There are several forms of stress corrosion cracking that we need to be aware of such as chloride SCC, hydrogen sulfide HSSC, caustic embrittlement and liquid metal embrittlement. Because austenitic stainless-steel fasteners like ASTM A193 grade B8 provide good general corrosion resistance, they are commonly requested. However, one must exercise care as to their use if there is reason to believe that chloride SCC may be an issue. Chlorides as well as other halogens such as fluorides may be present in many CPI plants, and they can be the catalyst for SCC of austenitic stainless steels like 304 or 316. Chlorides are also present in the environment of seacoast plants. Because marine environments are very corrosive to carbon steels, many plants request stainless-steel fasteners but this may lead to the potential for a serious failure due to chloride SCC. Therefore, for marine environments or other chloride-containing services, alloy steel fasteners are preferred. In order to reduce their susceptibility to general corrosion, alloy steel fasteners like grade B7 are usually provided with some type of protective coating such as zinc or cadmium plating. Unfortunately, this can lead to another form of environmental stress cracking known as liquid metal embrittlement (LME), or a related failure mode, solid metal induced embrittlement (SMIE).

Zinc and cadmium plating are commonly used to provide galvanic protection to carbon steel fasteners so they will have an acceptable general corrosion rate. This is a useful practice for moderate temperatures but at elevated temperatures either LME or SMIE may occur. LME is the brittle failure of a normally ductile metal when in contact with a thin film of liquid metal and stressed in tension. The source of the thin film of liquid metal is the cadmium or zinc used for galvanic protection of steel from general corrosion. Cadmium and zinc have relatively low melting points so when plated fasteners are used near or above their melting point LME is possible. SMIE is similar, but occurs below the melting point of the embrittling metal. Prevention of LME and SMIE can be accomplished by avoiding plated fasteners above certain maximum temperatures. According to the available literature, this temperature is 370º F (188º C) for cadmium and 489º F (254º C) for zinc-plated alloy steel. Due to other environmental concerns, cadmium is not used much today but it is still available so you need to be sure of what type of plated fasteners you are getting from your supplier. I know of one case where zinc-plated fasteners were ordered but the supplier substituted some cadmium-plated fasteners by mistake. Since the service temperature was above 370° F (188° C), an LME/SMIE failure resulted.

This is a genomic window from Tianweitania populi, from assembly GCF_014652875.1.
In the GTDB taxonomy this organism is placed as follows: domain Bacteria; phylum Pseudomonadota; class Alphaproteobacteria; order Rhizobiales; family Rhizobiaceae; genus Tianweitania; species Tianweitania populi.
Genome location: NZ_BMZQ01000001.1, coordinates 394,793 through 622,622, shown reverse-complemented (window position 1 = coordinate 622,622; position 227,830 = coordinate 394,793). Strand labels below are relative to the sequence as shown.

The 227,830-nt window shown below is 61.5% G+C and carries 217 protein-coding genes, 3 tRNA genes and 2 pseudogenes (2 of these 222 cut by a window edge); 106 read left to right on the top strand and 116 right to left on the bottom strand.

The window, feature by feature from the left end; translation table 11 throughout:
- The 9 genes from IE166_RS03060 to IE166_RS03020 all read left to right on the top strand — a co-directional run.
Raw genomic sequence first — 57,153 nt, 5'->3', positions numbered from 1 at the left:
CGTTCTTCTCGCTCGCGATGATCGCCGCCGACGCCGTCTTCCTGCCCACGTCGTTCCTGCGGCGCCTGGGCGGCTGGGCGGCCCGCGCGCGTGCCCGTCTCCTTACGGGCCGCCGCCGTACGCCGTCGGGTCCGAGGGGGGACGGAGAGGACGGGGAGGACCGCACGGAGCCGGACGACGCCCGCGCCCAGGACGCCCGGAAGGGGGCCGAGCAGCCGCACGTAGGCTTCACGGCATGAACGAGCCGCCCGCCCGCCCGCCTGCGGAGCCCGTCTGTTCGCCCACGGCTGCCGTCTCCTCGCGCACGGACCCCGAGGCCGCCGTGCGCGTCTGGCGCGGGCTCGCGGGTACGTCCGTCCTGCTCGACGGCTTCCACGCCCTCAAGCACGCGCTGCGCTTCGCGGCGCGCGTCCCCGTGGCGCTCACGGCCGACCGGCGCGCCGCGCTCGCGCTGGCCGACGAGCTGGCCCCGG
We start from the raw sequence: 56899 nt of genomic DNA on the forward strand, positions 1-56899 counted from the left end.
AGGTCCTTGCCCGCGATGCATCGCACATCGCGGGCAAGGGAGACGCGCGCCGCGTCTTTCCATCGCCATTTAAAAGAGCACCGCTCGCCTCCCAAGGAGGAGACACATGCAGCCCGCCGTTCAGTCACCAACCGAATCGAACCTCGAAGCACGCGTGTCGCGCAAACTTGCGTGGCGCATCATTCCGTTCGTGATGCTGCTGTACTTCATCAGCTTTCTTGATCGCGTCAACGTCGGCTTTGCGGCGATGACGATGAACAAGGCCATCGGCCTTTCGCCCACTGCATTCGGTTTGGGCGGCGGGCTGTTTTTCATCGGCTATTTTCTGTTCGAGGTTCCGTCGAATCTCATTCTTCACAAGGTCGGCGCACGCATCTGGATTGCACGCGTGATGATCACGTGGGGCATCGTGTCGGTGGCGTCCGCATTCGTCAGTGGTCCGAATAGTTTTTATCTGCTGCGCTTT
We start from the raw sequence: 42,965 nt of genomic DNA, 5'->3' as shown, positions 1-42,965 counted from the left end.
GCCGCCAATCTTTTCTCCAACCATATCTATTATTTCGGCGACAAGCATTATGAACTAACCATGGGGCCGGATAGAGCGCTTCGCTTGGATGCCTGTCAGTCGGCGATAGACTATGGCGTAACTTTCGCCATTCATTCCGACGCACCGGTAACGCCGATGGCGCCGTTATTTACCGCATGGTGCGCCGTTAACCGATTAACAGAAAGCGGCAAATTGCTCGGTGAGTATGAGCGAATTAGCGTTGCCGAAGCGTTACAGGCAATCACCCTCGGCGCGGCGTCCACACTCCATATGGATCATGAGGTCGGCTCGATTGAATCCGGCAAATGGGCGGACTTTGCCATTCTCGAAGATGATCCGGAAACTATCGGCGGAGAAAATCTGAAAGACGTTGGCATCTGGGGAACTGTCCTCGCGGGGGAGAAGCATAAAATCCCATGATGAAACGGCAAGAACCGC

Another common concern about fastener selection is hydrogen sulfide stress cracking, HSSC. Most metals are susceptible to stress cracking if exposed to hydrogen sulfide, and fasteners that are high strength and highly stressed are very susceptible to HSSC. Therefore, the NACE specifications, MR0103 and ISO 15156, which deal with hydrogen sulfide services, state that if fasteners are exposed to hydrogen sulfide they need to be made of certain alloys. For MR0103 those are ASTM A193 grades B7M or B8MA class 1A and A320 grade L7M. For ISO 15156 the recommend fasteners are A193 grade B7M or A320 grade L7M.

Some other services that can cause SCC with certain fasteners are caustic compounds and hydrofluoric acid. Fortunately, most atmospheric environments do not contain the stress cracking agents discussed here but if there is any chance of exposure, give careful consideration to the selection of fasteners. Choosing the right fastener is rather complex so use a fastener supplier that understands these issues or consult with a corrosion engineer.

Thomas Spence is director of materials engineering for Flowserve Corp. (www.flowserve.com), Dayton, OH. Reach him at This email address is being protected from spambots. You need JavaScript enabled to view it..